If you told me in the fall of 2019 that a pandemic would cancel my wedding not once, but three times, that I wouldn’t be able to travel for months on end, let alone see family and leave my job at Nike, I would not have believed you.
If the last eighteen months have taught us anything, things can happen and change in a flash, so you better hold on for the ride. But while the pandemic is the backdrop to my story, there is so much more to it.
Aside from all the devastation the whole world endured the last year and a half, it welcomed opportunities too.
Maybe getting laid off meant they poured all their time into their art and took it full time or that working from home gave them the flexibility to start a side hustle. I was in the latter group.
Before the pandemic, I commuted to the office every day. Without that commute (and the social life during those first several months), I had more time on my hands than I ever did before. I’d done a few freelance projects here and there until that point, but it was not something I took seriously or ever thought I could turn into a full-time business.
With my newfound “free time,” I decided to take on some more projects on top of my corporate work to see if I could build up enough work to have a viable business.
Pretty soon, I realized what I felt had been missing all this time. During my time at Nike, I told athletes’ stories and helped launch new products through digital copy to reach millions of people. It was an unbelievable experience.
But I started to ask myself, “what’s the impact I’m trying to make here?” and “who am I trying to help?” I realized that I wanted to work with and help brands making the world a better place across industries.
Before I knew it, I was waking up early to work on projects before I had to clock in, sending proposals on my lunch break, and my evenings and my weekends quickly filled up to the brim with client work. After several (probably a few too many months) of juggling the two, I decided to make the jump to full-time entrepreneurship.
Now in the online space, there is a lot of pressure to “ditch your 9-5” but not a lot of transparency around it. It’s important to note what equipped me to make that jump, even if it was a little scary.
First off, I’ve been working in this industry for over a decade. Because of that, I had a great deal of experience and a significant portfolio behind me.
I also juggled my 9-5 and my copywriting business for several months before I quit, which gave me a safety net to fall back on.
I also have a super supportive husband, friends, and family who made it all feel possible and cheered me on along the peaks and troughs.
Because of all of that, my one-woman show grew to a team of five, and I’ve surpassed my corporate salary. Although it’s only been just under a year since taking the studio full-time, I’ve learned a great deal.
If you’re considering leaving your 9-5 to go all-in in your business, here are some tips that helped me along the way, as well as some important aspects I wish I knew when I started.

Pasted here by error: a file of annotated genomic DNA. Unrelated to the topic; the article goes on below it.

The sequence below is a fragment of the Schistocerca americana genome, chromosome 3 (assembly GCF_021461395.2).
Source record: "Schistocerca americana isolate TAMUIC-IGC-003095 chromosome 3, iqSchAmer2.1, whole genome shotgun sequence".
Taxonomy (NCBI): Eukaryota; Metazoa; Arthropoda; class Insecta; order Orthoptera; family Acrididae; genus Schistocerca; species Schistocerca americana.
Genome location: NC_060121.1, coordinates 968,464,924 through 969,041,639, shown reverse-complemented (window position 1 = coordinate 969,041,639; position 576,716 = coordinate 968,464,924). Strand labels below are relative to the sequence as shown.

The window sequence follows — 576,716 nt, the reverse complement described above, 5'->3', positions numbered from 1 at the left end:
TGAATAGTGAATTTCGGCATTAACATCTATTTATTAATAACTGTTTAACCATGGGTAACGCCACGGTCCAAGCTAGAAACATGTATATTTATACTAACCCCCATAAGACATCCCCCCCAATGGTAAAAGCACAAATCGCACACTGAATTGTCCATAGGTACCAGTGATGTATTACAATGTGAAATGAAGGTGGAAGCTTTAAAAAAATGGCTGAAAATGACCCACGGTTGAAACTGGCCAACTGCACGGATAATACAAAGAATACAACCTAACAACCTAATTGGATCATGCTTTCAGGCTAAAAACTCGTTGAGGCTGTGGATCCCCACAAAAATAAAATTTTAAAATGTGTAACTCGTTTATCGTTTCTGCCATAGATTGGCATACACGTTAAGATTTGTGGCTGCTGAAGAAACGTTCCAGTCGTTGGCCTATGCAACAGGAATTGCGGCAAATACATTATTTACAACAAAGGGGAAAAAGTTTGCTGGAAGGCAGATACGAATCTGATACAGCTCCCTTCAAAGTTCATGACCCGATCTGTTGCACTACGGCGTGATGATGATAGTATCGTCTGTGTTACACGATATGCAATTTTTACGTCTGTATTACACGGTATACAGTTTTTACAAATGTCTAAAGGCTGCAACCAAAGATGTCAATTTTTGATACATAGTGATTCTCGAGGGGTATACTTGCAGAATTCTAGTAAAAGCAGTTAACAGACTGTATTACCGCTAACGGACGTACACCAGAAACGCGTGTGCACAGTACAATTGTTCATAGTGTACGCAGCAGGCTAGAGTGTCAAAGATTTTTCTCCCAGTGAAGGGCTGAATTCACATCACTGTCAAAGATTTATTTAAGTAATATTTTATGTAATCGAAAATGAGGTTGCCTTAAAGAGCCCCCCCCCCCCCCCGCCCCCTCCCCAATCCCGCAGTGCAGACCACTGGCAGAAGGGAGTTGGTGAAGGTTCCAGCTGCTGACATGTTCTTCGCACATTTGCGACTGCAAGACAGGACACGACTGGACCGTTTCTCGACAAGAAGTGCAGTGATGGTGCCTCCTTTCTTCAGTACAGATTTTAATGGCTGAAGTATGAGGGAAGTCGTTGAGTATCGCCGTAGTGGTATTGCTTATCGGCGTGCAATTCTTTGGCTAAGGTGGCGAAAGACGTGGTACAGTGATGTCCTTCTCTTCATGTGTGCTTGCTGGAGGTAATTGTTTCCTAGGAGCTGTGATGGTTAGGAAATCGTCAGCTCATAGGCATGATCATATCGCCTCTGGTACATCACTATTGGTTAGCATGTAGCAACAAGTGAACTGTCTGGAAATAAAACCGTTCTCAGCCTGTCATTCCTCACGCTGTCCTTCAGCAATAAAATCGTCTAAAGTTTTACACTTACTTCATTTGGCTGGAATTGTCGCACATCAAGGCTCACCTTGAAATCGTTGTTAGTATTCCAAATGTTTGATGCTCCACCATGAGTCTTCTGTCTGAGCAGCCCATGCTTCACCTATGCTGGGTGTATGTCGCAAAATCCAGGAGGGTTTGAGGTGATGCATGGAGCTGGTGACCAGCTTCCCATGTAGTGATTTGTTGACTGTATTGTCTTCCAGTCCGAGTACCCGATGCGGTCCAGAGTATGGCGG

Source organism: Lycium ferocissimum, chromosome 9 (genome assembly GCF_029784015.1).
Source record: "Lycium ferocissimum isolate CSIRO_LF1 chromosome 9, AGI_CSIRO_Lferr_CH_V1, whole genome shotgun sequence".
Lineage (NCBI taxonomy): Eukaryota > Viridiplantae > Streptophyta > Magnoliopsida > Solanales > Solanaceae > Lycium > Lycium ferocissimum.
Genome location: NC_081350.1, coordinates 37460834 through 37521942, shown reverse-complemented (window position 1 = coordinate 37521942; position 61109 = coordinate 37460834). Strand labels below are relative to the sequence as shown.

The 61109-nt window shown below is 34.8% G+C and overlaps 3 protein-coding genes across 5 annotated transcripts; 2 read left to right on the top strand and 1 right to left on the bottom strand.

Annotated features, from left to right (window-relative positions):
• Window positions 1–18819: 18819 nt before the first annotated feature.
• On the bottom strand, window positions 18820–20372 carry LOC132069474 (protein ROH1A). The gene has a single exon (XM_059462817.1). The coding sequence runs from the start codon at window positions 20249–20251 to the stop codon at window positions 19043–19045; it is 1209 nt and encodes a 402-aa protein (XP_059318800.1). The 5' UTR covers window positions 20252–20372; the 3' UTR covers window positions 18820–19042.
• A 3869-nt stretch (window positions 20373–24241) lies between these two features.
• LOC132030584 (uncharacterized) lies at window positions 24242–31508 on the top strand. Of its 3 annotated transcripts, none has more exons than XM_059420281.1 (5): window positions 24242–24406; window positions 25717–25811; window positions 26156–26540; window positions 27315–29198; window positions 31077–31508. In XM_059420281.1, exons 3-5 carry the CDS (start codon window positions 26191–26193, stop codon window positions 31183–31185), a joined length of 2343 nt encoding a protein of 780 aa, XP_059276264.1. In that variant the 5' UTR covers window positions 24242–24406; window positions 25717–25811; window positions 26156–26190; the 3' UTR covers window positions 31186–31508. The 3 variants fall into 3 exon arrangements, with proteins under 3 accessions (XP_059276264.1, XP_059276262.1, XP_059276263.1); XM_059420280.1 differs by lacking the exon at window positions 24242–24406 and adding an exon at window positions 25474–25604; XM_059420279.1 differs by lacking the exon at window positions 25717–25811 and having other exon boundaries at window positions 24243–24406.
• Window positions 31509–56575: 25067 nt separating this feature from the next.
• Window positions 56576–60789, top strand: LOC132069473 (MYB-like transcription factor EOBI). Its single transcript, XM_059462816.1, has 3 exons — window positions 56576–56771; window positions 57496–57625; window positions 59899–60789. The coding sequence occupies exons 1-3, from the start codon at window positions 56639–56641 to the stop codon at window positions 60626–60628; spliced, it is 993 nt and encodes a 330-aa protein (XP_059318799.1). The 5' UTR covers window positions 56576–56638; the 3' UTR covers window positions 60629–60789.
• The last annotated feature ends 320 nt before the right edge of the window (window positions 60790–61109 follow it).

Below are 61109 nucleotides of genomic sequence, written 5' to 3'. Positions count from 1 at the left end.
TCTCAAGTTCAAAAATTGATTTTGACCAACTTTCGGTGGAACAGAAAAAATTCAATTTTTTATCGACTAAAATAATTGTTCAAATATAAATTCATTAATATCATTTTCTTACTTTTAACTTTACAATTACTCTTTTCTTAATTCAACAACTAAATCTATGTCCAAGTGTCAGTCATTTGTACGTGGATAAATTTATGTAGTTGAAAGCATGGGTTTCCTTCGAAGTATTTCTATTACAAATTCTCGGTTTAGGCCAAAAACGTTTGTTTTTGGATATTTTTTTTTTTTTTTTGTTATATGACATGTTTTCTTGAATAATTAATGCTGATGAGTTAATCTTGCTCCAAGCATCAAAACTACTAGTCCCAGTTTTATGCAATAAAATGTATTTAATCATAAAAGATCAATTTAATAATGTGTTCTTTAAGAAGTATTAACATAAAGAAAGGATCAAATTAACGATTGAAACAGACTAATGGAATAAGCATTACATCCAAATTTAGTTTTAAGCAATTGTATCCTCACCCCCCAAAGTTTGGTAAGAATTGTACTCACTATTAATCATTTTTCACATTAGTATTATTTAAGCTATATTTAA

Outsource before you need to
While it might seem counterintuitive, the truth is that it takes time to get people implemented into your business. By the time you’re drowning in work and need help (like yesterday), it’s going to be several weeks, if not months, until you can find the right person and get them up to speed to your standard of work.
Systems will save you
It doesn’t have to be overly complicated but having clear systems in place is a total game-changer. Whether that’s your onboarding and offboarding process for clients or your review process for your team, your sanity will thank you.
Sounds counterintuitive, right? The truth is that saying no is one of the most valuable things you can do as a business owner. It’s scary when you no longer have that steady paycheck but if you can, saying no to clients that aren’t the right fit or opportunities you aren’t excited about frees up your time and energy to focus on the right things. Plus, you’ll do a better job when it’s the right fit, too!
Prepare before you jump
There’s a lot of privilege in the statement “Just quit your job!” It might not be as buzzy or glamorous, but preparing before you jump all in and leave your 9-5 can ease a lot of stress. There are always unknowns in entrepreneurship, but if you know you’ll be able to pay rent and all of your expenses for a few months (even if things get sticky!), I promise you’ll be able to be more focused on growing your business.
Lean on your support system
You will have great days, and you will have tough days and a lot in between. Through all of it, it helps to have people you can count on to cheer you on, be a shoulder to lean on or be a sounding board. For me, that’s my husband, team, mentors and coaches, family, and friends, many of which happen to be on this entrepreneurial journey, too.
There is no “right way” to become an entrepreneur. You don’t have to quit your job. You don’t have to hire a team. You don’t have to have a monetary goal. You don’t have to do things like other people. Whatever feels right to you is the way you should run your business.